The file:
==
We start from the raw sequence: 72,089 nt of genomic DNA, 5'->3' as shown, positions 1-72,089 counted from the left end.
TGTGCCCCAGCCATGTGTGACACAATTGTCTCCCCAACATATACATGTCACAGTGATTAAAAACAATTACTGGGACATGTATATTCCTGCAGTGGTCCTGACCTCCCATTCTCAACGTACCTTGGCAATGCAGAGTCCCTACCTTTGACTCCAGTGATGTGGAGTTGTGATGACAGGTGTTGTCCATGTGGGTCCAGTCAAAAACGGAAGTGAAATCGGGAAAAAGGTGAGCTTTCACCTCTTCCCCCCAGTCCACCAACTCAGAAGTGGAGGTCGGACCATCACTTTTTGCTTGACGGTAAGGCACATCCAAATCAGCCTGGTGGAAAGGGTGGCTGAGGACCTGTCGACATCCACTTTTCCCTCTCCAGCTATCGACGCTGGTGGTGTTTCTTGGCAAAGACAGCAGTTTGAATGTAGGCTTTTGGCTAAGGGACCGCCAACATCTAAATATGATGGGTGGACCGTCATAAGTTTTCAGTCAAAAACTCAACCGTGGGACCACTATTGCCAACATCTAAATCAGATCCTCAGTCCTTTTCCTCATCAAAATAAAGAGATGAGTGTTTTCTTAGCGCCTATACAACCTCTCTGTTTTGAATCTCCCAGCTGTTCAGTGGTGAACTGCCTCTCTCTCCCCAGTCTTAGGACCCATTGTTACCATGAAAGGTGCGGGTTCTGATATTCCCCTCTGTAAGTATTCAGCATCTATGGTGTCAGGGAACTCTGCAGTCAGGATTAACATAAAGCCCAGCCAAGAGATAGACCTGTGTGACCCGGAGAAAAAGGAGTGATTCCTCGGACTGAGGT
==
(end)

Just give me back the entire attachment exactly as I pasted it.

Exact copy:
We start from the raw sequence: 72,089 nt of genomic DNA, 5'->3' as shown, positions 1-72,089 counted from the left end.
TGTGCCCCAGCCATGTGTGACACAATTGTCTCCCCAACATATACATGTCACAGTGATTAAAAACAATTACTGGGACATGTATATTCCTGCAGTGGTCCTGACCTCCCATTCTCAACGTACCTTGGCAATGCAGAGTCCCTACCTTTGACTCCAGTGATGTGGAGTTGTGATGACAGGTGTTGTCCATGTGGGTCCAGTCAAAAACGGAAGTGAAATCGGGAAAAAGGTGAGCTTTCACCTCTTCCCCCCAGTCCACCAACTCAGAAGTGGAGGTCGGACCATCACTTTTTGCTTGACGGTAAGGCACATCCAAATCAGCCTGGTGGAAAGGGTGGCTGAGGACCTGTCGACATCCACTTTTCCCTCTCCAGCTATCGACGCTGGTGGTGTTTCTTGGCAAAGACAGCAGTTTGAATGTAGGCTTTTGGCTAAGGGACCGCCAACATCTAAATATGATGGGTGGACCGTCATAAGTTTTCAGTCAAAAACTCAACCGTGGGACCACTATTGCCAACATCTAAATCAGATCCTCAGTCCTTTTCCTCATCAAAATAAAGAGATGAGTGTTTTCTTAGCGCCTATACAACCTCTCTGTTTTGAATCTCCCAGCTGTTCAGTGGTGAACTGCCTCTCTCTCCCCAGTCTTAGGACCCATTGTTACCATGAAAGGTGCGGGTTCTGATATTCCCCTCTGTAAGTATTCAGCATCTATGGTGTCAGGGAACTCTGCAGTCAGGATTAACATAAAGCCCAGCCAAGAGATAGACCTGTGTGACCCGGAGAAAAAGGAGTGATTCCTCGGACTGAGGT